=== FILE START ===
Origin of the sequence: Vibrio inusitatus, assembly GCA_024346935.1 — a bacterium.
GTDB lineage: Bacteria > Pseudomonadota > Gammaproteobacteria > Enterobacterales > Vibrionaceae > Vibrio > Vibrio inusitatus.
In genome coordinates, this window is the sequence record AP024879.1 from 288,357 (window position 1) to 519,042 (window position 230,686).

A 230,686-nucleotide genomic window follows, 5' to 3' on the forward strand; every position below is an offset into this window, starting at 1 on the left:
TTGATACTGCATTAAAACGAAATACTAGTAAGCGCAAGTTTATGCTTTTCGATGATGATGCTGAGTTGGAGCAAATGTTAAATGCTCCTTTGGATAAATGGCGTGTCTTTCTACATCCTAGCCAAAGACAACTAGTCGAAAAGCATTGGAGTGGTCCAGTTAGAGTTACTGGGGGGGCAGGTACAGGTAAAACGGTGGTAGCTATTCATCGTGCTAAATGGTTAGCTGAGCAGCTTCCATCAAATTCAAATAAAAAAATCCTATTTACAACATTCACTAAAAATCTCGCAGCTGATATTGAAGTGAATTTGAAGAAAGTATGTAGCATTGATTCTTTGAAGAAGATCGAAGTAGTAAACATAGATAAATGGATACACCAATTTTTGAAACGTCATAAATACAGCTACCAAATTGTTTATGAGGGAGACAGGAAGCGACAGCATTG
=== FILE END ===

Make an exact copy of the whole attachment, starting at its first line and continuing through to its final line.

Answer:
Origin of the sequence: Vibrio inusitatus, assembly GCA_024346935.1 — a bacterium.
GTDB lineage: Bacteria > Pseudomonadota > Gammaproteobacteria > Enterobacterales > Vibrionaceae > Vibrio > Vibrio inusitatus.
In genome coordinates, this window is the sequence record AP024879.1 from 288,357 (window position 1) to 519,042 (window position 230,686).

A 230,686-nucleotide genomic window follows, 5' to 3' on the forward strand; every position below is an offset into this window, starting at 1 on the left:
TTGATACTGCATTAAAACGAAATACTAGTAAGCGCAAGTTTATGCTTTTCGATGATGATGCTGAGTTGGAGCAAATGTTAAATGCTCCTTTGGATAAATGGCGTGTCTTTCTACATCCTAGCCAAAGACAACTAGTCGAAAAGCATTGGAGTGGTCCAGTTAGAGTTACTGGGGGGGCAGGTACAGGTAAAACGGTGGTAGCTATTCATCGTGCTAAATGGTTAGCTGAGCAGCTTCCATCAAATTCAAATAAAAAAATCCTATTTACAACATTCACTAAAAATCTCGCAGCTGATATTGAAGTGAATTTGAAGAAAGTATGTAGCATTGATTCTTTGAAGAAGATCGAAGTAGTAAACATAGATAAATGGATACACCAATTTTTGAAACGTCATAAATACAGCTACCAAATTGTTTATGAGGGAGACAGGAAGCGACAGCATTG